After completing his stint at UCSD, Ramirez–Sarmiento finished his Ph.D. and a postdoctoral fellowship at the Universidad de Chile. He then took a faculty position at the Pontificia Universidad Católica de Chile. In 2016, Ramirez–Sarmiento received a second PROLAB award and spent three months at the Ohio State lab of Irina Artsimovitch, who studies the mechanism and regulation of RNA-chain synthesis in bacteria. While at Ohio State, Ramirez–Sarmiento also met Sotomayor, a fellow Chilean and biochemist in whose lab Galaz–Davison now works.
Ramirez–Sarmiento’s current research involves thermodynamically characterizing RfaH, a metamorphic protein that has similar molecular mechanisms to prions, as well as an enzyme that degrades polyethylene terephthalate, or PET, the clear plastic found in water bottles. Galaz–Davison, who applied to the PROLAB program at Ramirez–Sarmiento’s suggestion, is involved in both of these research projects, which employ X-ray crystallography, computer simulations and the highly focused laser beams of optical tweezers to characterize biological features of both molecules.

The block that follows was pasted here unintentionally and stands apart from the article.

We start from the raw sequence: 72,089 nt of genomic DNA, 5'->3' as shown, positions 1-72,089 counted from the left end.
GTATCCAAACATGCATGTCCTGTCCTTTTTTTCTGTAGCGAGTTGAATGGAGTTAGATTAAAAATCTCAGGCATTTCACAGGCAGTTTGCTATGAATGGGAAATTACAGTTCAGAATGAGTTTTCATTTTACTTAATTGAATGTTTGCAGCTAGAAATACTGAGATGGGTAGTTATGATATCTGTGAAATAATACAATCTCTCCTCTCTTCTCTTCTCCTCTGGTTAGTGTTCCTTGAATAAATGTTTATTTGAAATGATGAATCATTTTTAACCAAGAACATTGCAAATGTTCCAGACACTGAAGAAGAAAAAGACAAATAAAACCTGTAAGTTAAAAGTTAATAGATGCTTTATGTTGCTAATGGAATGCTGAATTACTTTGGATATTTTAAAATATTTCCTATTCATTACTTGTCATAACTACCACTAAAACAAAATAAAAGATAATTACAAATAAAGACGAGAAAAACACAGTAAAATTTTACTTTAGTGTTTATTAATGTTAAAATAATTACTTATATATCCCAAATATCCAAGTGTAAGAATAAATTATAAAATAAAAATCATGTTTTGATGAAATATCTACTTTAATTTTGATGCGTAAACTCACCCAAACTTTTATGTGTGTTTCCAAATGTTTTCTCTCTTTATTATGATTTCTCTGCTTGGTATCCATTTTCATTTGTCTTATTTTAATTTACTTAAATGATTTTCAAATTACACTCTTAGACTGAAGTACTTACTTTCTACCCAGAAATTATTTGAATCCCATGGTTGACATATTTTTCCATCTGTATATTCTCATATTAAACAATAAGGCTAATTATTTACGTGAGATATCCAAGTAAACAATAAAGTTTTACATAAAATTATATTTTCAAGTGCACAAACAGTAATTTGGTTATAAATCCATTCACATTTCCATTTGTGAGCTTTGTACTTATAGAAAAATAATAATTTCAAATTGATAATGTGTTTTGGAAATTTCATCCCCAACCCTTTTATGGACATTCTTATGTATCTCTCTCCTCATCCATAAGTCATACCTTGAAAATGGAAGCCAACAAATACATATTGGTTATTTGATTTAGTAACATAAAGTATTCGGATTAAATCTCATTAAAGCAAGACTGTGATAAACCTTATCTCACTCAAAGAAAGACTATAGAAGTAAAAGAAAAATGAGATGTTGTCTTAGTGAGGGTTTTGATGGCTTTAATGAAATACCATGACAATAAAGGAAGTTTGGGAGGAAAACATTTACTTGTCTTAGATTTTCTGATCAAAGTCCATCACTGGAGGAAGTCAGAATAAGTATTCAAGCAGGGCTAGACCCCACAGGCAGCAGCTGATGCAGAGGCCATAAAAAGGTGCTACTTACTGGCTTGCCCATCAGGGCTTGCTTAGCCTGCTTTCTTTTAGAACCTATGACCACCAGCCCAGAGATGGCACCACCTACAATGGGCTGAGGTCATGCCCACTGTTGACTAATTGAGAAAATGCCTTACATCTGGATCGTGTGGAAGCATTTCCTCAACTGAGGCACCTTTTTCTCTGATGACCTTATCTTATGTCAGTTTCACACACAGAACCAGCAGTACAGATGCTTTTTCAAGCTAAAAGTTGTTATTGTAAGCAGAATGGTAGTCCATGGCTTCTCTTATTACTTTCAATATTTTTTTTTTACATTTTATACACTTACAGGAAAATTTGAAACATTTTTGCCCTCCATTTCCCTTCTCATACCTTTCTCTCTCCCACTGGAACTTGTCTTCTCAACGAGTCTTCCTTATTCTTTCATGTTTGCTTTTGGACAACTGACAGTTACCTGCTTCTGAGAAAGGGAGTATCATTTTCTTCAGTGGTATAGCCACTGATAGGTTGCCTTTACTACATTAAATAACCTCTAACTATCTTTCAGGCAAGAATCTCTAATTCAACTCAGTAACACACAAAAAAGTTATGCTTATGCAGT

One of Galaz–Davison’s goals for his PROLAB experience was to learn how to set up and break down a centrifugal force microscope, a type of atomic-force microscope that measures the mechanical properties of single molecules by applying a uniform centrifugal force to an orbiting sample. While many recipients spend their time in labs outfitted with extremely high-end equipment, the CFM is actually more affordable than its counterpart in Chile.
“The thing is, it’s cheap,” Galaz–Davison said. “The optical tweezers that we have access to in Chile cost $70,000.” The CFM, which does essentially the same thing, costs about $5,000, he said.